Wednesday, March 16, 2011

weather zelig

I was in an earthquake once. I had recently moved to Germany and rented an apartment near the train station in Mainz. My bedroom window looked out on a labyrinthical courtyard of buildings, including a brothel, a laundry shack, and lots of garbage cans. In the middle of the night I woke up shaking. I half woke up, anyway, and my sleepmind tried to grasp what was happening. I realized it wasn't me but the bed shaking, or actually the room. I said to myself, 'finally it has happened: the devil has come to claim me.' And I went back to bed. I was always scared shitless of the devil, even when I stopped believing. In the morning, I'd forgotten all about it. When I got to work, our secretary asked if I had felt the earthquake, and I was at once surprised and completely relieved.

I also experienced a tornado when I lived in Kansas. I lived in a house across from the fire department. One day I was deeply engrossed in an exercise video when the sirens went off. I noticed them, but they were quickly absorbed by my subconscious. Minutes later the German professor from the college where I worked was banging at my door. He had a crush on me and often showed up at my door asking to massage my feet, but this time he hustled me into his car and down into his tornado cellar. Weather-wise it was an interesting experience - everything went dark and very quiet. Our town was spared but some terrible trailer bashing went on not too far away.

From the human disaster almanac, I was also in China when the Tiananmen massacre went down. I lived in a city on the coast east of Beijing. We'd seen some protests, and some of our students had traveled to Beijing to be part of larger demonstrations. In China at that time, the one way to get real news was from other people. There was no internet, censored or not censored. The tv was state run and so were the newspapers. The only true news -and even that was questionable- came from people who were there. My mother in NJ knew more than I did about what was happening in Beijing, and she wasn't taking it calmly. All we had was Li Peng, the premier at the time, on tv repeating the same speech over and over.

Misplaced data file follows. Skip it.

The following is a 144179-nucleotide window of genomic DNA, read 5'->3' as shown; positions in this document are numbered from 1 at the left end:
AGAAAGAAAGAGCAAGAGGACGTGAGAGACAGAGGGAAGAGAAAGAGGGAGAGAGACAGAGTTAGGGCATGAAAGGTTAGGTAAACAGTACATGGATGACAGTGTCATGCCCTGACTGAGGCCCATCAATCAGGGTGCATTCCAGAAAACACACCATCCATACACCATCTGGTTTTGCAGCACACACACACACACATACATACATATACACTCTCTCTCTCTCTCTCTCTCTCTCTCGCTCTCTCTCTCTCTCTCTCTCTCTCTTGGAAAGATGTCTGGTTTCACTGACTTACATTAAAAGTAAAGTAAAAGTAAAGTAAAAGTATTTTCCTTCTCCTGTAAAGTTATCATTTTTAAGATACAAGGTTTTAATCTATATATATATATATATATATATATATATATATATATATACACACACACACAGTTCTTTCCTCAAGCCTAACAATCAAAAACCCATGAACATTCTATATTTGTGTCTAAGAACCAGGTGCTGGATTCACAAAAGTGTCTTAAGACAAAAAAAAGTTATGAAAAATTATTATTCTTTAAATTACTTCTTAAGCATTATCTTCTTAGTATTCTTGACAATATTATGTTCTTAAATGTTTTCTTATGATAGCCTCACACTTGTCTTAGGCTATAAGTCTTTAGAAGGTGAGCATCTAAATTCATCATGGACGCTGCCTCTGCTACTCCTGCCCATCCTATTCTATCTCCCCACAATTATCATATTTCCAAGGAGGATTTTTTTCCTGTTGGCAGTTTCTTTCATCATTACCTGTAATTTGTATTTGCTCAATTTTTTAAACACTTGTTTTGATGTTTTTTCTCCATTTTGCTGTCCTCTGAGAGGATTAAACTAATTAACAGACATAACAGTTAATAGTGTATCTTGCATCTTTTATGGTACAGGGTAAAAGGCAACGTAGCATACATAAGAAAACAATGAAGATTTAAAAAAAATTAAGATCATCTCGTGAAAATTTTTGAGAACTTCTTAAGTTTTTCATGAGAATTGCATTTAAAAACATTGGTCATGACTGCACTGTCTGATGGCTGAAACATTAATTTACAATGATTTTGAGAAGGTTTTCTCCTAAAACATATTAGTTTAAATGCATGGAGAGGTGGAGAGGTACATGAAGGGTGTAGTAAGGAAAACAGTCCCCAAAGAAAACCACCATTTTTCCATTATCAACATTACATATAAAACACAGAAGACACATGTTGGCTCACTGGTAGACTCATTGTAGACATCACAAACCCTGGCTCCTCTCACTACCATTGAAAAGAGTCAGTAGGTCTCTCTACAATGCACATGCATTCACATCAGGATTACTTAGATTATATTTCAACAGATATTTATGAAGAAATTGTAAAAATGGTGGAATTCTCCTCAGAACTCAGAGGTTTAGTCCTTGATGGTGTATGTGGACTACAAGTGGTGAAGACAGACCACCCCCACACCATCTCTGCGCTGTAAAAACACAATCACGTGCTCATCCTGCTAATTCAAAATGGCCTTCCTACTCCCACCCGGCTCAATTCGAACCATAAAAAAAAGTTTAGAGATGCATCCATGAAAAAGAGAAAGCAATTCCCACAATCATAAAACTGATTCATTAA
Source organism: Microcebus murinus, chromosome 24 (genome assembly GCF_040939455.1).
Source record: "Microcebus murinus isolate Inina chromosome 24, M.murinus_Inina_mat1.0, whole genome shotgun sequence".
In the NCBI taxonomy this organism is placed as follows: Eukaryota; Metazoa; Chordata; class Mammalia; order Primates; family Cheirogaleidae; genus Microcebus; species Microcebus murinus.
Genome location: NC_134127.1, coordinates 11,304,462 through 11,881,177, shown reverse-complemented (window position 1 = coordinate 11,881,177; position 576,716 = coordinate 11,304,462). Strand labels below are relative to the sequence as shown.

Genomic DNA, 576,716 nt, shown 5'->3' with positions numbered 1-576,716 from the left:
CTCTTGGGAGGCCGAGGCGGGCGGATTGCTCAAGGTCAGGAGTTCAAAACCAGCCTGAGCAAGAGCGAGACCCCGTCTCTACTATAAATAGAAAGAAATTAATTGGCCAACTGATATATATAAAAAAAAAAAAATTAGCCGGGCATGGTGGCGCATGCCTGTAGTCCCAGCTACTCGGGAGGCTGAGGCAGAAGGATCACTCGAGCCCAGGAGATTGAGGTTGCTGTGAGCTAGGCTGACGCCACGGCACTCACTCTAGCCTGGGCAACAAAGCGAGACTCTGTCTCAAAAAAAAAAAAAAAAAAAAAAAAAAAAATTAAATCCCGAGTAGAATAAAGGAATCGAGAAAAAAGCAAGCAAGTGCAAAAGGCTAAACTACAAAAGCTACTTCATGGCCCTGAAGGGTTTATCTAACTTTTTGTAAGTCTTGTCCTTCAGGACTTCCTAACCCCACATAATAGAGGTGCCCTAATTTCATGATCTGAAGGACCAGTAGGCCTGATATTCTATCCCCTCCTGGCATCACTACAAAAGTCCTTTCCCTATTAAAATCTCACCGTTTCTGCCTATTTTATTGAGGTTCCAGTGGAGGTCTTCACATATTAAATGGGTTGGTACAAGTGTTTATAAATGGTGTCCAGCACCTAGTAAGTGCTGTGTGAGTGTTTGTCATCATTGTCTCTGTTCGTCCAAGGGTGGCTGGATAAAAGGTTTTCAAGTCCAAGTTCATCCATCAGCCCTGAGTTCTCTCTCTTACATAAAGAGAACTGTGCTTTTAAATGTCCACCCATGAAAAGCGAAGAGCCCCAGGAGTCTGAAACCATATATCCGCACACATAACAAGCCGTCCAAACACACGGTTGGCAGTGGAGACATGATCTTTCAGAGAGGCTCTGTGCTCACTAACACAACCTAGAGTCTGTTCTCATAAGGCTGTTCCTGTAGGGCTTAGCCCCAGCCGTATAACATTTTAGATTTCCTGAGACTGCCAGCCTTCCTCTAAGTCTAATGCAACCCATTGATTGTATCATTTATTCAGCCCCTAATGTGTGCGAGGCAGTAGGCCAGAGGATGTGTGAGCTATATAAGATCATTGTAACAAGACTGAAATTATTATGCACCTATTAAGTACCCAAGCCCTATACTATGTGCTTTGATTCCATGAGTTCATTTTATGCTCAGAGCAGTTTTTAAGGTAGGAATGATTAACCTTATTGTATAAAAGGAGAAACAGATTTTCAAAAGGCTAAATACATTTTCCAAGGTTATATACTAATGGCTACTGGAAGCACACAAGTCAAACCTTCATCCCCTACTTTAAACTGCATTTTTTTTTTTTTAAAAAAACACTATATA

After recounting all this I suddenly feel, at least on an amateur level, like an unimportant, curiously nondescript short Jewish man with glasses who manages to show up in surprising circumstances without any particular motive. I blend in, and am defined only by what has happened to me. I do hope it is a career I've now abandoned, and I will be spared eyewitnessing Middle East uprisings and nuclear disaster.

(The poster is from Witold Sadowski, a Polish graphic artist.)


Kathleen said...

I will be sharing this with my friend who is addicted to hummus and afraid of tornadoes. Not to torture her, but to help her through tornado season.

Kim said...

I'm the hummus addict, only afraid of tornadoes if I am driving near them. (Don't want to have to get out of the car into a ditch...PLEASE!). I've lived through a tornado, near an erupting volcano, experienced an overthrow of a south american government, and been in several earthquakes. Zelig is one of my favorite Woody films.

SarahJane said...

Hi Kim,
You have also reportedly survived a serious addiction to a fatty food! Congratulations! smile.
But seriously, do you share your recipe on your blog? I used to love hummus but haven't had it in years.

Related Posts with Thumbnails